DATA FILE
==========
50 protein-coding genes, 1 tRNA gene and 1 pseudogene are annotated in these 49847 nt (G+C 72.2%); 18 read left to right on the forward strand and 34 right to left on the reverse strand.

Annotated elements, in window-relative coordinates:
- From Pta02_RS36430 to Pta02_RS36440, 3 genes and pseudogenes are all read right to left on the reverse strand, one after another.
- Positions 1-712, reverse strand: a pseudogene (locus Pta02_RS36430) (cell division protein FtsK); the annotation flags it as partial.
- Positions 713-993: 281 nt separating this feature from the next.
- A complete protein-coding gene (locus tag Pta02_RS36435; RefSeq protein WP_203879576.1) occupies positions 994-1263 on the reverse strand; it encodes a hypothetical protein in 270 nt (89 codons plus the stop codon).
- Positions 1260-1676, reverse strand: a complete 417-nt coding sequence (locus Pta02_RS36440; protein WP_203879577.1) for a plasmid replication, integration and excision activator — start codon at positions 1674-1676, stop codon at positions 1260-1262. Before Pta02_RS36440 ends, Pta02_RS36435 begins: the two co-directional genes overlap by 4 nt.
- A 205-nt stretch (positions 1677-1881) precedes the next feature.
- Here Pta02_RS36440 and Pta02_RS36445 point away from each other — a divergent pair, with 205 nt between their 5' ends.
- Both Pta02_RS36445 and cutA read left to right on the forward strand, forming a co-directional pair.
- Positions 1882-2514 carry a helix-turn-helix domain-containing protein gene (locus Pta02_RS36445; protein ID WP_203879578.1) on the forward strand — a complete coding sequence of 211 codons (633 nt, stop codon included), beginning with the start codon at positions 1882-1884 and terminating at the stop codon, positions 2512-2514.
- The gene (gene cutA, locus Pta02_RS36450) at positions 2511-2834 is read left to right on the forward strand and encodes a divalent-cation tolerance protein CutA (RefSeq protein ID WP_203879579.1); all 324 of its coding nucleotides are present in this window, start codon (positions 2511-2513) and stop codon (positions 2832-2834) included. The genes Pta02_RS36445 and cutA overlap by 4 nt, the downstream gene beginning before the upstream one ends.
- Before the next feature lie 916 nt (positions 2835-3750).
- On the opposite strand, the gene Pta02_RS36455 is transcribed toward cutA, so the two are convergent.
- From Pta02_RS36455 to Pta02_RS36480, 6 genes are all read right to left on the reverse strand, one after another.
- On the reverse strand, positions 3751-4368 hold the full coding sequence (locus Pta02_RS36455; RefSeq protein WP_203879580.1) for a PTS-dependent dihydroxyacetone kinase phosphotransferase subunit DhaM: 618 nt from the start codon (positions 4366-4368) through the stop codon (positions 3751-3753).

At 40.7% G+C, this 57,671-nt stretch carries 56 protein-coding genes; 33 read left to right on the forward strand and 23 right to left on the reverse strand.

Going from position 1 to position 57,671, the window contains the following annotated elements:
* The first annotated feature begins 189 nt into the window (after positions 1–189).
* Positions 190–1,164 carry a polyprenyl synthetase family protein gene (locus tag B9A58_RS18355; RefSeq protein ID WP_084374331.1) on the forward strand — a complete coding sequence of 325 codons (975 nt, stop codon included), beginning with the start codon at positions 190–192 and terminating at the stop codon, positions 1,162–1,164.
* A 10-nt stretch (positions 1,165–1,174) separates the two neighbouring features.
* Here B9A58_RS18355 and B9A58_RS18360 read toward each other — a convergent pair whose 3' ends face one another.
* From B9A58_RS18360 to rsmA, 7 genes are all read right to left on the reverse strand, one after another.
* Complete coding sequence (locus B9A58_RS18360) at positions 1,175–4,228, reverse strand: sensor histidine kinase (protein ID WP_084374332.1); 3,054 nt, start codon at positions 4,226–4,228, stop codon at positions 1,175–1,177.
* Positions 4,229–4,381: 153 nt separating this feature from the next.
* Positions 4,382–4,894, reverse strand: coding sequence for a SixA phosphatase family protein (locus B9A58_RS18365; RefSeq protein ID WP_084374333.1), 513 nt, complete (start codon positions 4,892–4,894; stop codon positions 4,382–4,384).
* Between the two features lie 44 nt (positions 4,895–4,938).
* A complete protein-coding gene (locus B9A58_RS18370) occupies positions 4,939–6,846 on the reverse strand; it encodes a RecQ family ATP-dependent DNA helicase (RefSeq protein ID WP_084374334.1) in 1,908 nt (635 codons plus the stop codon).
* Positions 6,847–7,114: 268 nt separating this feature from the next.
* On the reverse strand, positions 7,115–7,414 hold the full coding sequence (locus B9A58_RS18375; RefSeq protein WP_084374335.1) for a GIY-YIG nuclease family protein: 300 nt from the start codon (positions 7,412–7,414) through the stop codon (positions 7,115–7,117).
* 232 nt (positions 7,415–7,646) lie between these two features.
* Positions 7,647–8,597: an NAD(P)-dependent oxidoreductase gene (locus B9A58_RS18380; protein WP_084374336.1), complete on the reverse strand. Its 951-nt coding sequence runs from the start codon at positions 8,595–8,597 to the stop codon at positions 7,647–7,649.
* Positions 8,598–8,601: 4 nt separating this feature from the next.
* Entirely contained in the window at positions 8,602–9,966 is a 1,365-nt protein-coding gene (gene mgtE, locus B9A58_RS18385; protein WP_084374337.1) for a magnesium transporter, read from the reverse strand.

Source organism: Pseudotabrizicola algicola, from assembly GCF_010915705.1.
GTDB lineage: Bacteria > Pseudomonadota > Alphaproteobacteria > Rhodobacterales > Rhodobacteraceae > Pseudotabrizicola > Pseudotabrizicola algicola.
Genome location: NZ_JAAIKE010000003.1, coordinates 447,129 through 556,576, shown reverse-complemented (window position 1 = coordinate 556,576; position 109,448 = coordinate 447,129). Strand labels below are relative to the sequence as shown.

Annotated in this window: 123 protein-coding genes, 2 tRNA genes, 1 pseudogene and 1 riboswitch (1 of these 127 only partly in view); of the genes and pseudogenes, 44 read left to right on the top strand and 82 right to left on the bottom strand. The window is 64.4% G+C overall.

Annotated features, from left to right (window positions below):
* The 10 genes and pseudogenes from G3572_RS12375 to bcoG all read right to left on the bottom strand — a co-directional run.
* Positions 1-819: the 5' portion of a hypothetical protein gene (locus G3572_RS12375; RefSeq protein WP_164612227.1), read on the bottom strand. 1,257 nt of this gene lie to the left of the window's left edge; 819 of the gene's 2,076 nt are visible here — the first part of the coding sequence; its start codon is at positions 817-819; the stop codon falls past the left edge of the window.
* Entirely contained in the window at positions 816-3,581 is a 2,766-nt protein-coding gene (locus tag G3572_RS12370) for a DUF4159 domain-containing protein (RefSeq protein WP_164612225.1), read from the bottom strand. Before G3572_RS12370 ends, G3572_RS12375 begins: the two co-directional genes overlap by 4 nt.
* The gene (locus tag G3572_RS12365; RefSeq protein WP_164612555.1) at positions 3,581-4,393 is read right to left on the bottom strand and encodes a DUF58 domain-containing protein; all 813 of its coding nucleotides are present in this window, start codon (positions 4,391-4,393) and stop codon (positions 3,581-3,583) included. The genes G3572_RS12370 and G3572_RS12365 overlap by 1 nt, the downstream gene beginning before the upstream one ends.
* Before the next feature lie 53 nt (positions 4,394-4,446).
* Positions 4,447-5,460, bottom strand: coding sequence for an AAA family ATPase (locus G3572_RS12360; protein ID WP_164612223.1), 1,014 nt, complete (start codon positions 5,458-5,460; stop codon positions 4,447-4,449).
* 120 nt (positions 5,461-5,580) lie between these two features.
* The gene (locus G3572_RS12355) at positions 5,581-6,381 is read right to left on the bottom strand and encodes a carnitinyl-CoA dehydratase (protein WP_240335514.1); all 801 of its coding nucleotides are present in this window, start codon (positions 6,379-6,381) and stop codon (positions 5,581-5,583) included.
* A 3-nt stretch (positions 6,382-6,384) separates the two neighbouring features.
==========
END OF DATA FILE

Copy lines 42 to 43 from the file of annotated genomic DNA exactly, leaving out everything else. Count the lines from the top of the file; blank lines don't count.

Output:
* Entirely contained in the window at positions 816-3,581 is a 2,766-nt protein-coding gene (locus tag G3572_RS12370) for a DUF4159 domain-containing protein (RefSeq protein WP_164612225.1), read from the bottom strand. Before G3572_RS12370 ends, G3572_RS12375 begins: the two co-directional genes overlap by 4 nt.
* The gene (locus tag G3572_RS12365; RefSeq protein WP_164612555.1) at positions 3,581-4,393 is read right to left on the bottom strand and encodes a DUF58 domain-containing protein; all 813 of its coding nucleotides are present in this window, start codon (positions 4,391-4,393) and stop codon (positions 3,581-3,583) included. The genes G3572_RS12370 and G3572_RS12365 overlap by 1 nt, the downstream gene beginning before the upstream one ends.